Amazon's pit of consumer information just keeps getting deeper. It knows your shopping habits, personal and financial information, hears everything you say via Alexa and wants to recognize your emotional state.
Oh, but there's more Amazon wants from you. Now, the company is offering a $25 gift card to anyone who agrees to undergo a 3D body scan.
Amazon says the information gathered from the body scan will be used for "internal research" and not marketing.
The type of personal information Amazon is gathering
The body scan is part of a 30-minute process that includes gathering such information as height and weight. Photos and videos also will be taken.
Volunteers will actually undergo two body scans. The first will scan a person in their everyday clothing. In the second scan, the volunteer wears form-fitting clothing -- at least the men do. For women, bikinis and form-fitting shorts and sports bra are preferred.
Volunteers must agree to Amazon's privacy notice. On the sign-up form, Amazon states, "Participants' comments and data will be used exclusively for internal product research and not for marketing purposes."
How Amazon might use body scan information
Amazon is conducting body scans through Body Labs, a 3D imaging company that Amazon acquired in 2017. While Amazon isn't discussing why it is doing body scans, its use of Body Labs is a major clue.
Before being acquired by Amazon, Body Labs was working with clothing brands. Body Labs says its artificial intelligence (AI) not only creates a 3D model of a person, but also can extrapolate clothing characteristics such as wrinkles.
By adding motion to 3D images, the company can see how certain fabrics move and fit.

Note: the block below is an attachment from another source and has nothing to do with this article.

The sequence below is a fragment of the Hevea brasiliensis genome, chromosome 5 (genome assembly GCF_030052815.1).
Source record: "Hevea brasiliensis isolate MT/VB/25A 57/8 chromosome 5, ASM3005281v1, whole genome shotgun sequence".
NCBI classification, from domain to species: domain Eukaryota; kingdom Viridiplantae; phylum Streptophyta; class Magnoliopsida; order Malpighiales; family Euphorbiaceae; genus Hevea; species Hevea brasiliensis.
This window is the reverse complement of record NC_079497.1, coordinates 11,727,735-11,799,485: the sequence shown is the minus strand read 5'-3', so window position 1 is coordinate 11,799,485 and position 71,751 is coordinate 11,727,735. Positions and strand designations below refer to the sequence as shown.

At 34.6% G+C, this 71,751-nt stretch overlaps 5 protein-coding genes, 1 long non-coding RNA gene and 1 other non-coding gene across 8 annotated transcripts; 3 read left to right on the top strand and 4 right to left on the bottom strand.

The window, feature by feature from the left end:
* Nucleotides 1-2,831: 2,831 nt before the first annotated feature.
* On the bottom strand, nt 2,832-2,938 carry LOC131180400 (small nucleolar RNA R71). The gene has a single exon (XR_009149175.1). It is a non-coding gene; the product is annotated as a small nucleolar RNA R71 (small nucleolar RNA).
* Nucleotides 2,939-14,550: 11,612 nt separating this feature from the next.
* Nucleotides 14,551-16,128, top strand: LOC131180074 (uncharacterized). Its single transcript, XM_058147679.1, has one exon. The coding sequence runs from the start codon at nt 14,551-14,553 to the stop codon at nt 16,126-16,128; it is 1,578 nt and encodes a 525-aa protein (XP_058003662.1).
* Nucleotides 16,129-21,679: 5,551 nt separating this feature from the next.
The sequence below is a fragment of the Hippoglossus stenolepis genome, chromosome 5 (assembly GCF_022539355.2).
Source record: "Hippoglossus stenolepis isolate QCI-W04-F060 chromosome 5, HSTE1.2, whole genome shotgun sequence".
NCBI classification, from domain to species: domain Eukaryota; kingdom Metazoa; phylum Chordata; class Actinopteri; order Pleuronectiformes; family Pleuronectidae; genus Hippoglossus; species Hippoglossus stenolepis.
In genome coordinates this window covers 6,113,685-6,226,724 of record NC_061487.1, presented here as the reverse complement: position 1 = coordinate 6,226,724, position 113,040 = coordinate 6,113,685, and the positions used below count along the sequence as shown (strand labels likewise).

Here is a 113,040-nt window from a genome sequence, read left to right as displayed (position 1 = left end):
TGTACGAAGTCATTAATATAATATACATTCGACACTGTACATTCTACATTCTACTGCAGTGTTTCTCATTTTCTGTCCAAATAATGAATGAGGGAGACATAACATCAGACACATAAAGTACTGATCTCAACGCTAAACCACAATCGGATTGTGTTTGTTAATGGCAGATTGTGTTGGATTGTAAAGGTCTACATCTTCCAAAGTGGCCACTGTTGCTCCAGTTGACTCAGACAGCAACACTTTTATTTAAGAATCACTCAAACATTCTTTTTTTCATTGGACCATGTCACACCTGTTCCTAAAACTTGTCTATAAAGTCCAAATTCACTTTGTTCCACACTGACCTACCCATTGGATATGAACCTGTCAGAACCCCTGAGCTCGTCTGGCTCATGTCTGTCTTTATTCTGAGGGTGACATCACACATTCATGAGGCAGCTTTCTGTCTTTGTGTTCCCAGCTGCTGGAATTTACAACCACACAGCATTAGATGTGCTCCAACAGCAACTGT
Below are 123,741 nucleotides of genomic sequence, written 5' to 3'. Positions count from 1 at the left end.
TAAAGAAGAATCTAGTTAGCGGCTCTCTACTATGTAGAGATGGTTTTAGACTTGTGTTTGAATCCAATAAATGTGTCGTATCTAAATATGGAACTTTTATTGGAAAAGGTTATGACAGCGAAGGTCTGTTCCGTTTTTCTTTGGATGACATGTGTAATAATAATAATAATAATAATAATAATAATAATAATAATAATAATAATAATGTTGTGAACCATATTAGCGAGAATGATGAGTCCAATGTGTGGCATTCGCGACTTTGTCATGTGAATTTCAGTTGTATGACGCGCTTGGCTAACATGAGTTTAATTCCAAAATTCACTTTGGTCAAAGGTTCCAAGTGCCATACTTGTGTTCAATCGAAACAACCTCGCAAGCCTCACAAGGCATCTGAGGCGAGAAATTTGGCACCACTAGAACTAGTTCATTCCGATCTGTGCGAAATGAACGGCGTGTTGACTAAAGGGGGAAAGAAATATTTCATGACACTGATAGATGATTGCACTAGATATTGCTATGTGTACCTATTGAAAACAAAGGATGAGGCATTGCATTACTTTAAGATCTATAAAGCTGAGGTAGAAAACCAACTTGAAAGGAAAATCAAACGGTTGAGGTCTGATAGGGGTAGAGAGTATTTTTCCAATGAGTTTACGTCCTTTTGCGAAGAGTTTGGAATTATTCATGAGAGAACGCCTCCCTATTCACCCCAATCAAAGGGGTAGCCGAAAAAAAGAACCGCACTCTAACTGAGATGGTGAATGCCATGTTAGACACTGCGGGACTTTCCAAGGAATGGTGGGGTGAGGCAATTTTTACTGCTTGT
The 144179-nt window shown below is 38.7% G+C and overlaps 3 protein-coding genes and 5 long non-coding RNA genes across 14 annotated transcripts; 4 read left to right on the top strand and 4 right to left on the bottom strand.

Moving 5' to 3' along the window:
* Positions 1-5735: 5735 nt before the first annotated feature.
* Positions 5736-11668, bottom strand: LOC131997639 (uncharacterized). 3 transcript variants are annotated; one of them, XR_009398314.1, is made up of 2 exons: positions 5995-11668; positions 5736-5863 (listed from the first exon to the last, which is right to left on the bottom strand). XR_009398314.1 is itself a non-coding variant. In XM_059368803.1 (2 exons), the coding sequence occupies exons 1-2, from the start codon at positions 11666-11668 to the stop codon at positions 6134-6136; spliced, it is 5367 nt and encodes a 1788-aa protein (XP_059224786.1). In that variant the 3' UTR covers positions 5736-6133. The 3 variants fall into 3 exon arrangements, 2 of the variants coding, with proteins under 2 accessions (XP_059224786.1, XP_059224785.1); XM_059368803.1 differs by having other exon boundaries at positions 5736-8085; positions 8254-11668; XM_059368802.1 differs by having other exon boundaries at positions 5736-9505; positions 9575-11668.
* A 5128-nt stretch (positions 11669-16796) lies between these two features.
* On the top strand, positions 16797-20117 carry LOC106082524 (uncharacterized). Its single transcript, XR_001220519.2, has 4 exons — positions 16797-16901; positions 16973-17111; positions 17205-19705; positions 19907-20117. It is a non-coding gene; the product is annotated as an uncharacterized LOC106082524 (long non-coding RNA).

In recent years, Amazon has entered the clothing market in a big way and even has an Amazon brand. In March, Core Research found that Amazon is the most-shopped apparel retailer in the U.S., up from second place in 2018. Amazon actually has surpassed Walmart and Target as the top place where online shoppers buy clothing.
The report also found that Amazon’s private-label collections as a group rank fourth as the most purchased clothing or footwear brand. One in six Amazon shoppers said they had bought a piece of Amazon private-label apparel in the past 12 months.
While it's likely that Amazon will use the 3D body scans to design clothing, there is distrust among civil liberties organizations such as the ACLU.
The ACLU is concerned because Amazon has sold its facial recognition technology, Rekognition, to local law enforcement and the FBI. The organization warned that the facial recognition tool is unreliable and shows a bias against people on color.
To prove its point, last year the ACLU used Rekognition to compare photos of members of Congress with criminal mugshots. The ACLU found more than two-dozen false positives.
Of the 28 false positives, six of the images were those from the Congressional Black Caucus. Even though people of color only comprise around 20% of Congress, they made up more than 40% of the false positives.
FBI’s facial recognition database has half of all U.S. adults on file
Where do you stand on the issue of national security versus privacy? It's been in the news a lot lately. We recently told you how the CIA could be spying on you. Now, the FBI's facial recognition program is making headlines.